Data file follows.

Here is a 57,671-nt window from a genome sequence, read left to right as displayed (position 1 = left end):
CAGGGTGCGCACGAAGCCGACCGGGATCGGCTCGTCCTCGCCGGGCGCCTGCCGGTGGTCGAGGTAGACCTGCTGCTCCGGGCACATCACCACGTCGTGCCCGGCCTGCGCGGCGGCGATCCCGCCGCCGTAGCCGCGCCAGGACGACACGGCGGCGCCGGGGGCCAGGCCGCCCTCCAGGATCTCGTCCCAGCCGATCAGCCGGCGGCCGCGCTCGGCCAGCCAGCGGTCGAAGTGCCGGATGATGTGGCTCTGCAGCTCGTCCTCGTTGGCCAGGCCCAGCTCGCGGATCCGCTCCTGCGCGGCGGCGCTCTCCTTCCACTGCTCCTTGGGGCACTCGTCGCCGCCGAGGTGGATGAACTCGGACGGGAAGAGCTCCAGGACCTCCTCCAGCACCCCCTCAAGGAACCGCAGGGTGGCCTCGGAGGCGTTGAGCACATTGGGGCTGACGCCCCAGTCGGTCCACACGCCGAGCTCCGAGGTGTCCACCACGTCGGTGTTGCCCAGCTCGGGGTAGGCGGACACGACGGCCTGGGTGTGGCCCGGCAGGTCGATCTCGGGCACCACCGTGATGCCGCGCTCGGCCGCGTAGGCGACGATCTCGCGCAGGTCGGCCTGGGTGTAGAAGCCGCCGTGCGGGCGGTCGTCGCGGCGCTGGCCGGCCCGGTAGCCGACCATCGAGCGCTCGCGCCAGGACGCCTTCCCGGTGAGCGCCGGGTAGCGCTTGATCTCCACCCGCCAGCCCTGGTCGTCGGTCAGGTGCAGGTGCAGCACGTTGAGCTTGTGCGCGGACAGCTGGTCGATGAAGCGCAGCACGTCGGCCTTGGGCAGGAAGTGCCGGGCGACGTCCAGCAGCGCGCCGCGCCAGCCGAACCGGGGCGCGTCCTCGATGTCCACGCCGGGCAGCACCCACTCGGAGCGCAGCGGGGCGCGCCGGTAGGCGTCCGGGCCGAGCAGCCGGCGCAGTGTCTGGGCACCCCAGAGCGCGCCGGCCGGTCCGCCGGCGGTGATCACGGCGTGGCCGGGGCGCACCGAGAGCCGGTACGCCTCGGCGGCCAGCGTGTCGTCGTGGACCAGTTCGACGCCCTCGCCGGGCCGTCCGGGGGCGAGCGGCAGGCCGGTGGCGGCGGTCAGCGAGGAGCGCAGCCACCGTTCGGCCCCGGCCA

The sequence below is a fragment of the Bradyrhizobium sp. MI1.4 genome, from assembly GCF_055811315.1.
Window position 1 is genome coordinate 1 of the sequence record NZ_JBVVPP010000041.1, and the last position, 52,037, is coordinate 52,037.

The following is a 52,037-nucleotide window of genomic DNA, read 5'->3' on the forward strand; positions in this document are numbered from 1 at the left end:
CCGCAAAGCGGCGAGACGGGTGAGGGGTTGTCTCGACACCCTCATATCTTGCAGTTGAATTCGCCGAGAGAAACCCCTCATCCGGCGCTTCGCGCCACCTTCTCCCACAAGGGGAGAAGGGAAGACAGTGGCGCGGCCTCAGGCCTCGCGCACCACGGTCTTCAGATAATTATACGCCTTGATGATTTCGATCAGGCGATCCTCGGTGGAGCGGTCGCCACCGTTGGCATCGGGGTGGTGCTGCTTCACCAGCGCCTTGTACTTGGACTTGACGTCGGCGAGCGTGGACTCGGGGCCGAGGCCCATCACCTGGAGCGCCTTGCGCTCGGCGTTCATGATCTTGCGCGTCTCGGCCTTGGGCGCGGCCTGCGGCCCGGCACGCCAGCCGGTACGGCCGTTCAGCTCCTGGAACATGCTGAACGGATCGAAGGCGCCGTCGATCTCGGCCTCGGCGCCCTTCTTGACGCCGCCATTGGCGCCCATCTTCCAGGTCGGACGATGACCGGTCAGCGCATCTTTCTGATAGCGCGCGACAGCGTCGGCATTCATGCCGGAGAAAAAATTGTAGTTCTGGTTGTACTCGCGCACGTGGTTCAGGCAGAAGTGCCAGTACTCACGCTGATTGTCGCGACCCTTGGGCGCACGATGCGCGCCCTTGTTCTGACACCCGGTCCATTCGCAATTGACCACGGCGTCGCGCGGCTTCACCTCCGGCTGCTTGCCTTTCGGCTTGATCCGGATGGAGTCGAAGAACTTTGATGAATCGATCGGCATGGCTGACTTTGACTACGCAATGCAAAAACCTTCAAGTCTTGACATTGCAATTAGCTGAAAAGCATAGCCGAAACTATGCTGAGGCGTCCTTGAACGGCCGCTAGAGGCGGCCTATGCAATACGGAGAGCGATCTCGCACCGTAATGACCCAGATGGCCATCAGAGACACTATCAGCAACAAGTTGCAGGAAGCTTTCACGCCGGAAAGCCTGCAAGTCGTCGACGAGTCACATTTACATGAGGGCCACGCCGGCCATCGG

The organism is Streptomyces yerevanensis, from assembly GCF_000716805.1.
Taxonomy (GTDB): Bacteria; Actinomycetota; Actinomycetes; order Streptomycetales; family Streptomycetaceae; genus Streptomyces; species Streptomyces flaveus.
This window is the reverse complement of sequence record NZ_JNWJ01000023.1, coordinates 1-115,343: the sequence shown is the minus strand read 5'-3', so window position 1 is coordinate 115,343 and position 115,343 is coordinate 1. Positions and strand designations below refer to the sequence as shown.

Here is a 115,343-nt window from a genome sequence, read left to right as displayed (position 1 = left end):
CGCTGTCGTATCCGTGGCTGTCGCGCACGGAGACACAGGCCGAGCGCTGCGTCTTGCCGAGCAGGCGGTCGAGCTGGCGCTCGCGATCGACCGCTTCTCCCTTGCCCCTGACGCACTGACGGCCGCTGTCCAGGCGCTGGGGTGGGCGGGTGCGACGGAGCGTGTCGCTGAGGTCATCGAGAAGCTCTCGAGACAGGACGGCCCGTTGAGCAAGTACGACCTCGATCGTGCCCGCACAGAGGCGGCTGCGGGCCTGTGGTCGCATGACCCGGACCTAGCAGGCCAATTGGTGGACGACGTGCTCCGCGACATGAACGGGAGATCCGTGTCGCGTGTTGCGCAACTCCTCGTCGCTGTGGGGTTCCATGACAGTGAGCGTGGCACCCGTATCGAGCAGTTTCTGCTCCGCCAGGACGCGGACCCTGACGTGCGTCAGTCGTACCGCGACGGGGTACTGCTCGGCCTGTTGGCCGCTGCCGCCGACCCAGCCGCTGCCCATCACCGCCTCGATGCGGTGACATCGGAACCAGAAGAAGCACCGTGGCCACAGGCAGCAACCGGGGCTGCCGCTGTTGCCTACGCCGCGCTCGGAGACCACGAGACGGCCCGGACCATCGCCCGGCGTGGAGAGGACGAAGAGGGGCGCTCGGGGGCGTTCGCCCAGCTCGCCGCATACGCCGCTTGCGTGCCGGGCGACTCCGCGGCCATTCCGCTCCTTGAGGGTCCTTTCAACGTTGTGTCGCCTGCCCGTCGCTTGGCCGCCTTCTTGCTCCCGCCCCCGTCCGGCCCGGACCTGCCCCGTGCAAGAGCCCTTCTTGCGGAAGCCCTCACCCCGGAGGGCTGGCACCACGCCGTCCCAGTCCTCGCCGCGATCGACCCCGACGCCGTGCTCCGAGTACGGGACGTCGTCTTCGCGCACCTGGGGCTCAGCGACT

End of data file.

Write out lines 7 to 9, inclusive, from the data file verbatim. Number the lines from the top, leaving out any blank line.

The organism is Streptomyces yerevanensis, from assembly GCF_000716805.1.
Taxonomy (GTDB): Bacteria; Actinomycetota; Actinomycetes; order Streptomycetales; family Streptomycetaceae; genus Streptomyces; species Streptomyces flaveus.
This window is the reverse complement of sequence record NZ_JNWJ01000023.1, coordinates 1-115,343: the sequence shown is the minus strand read 5'-3', so window position 1 is coordinate 115,343 and position 115,343 is coordinate 1. Positions and strand designations below refer to the sequence as shown.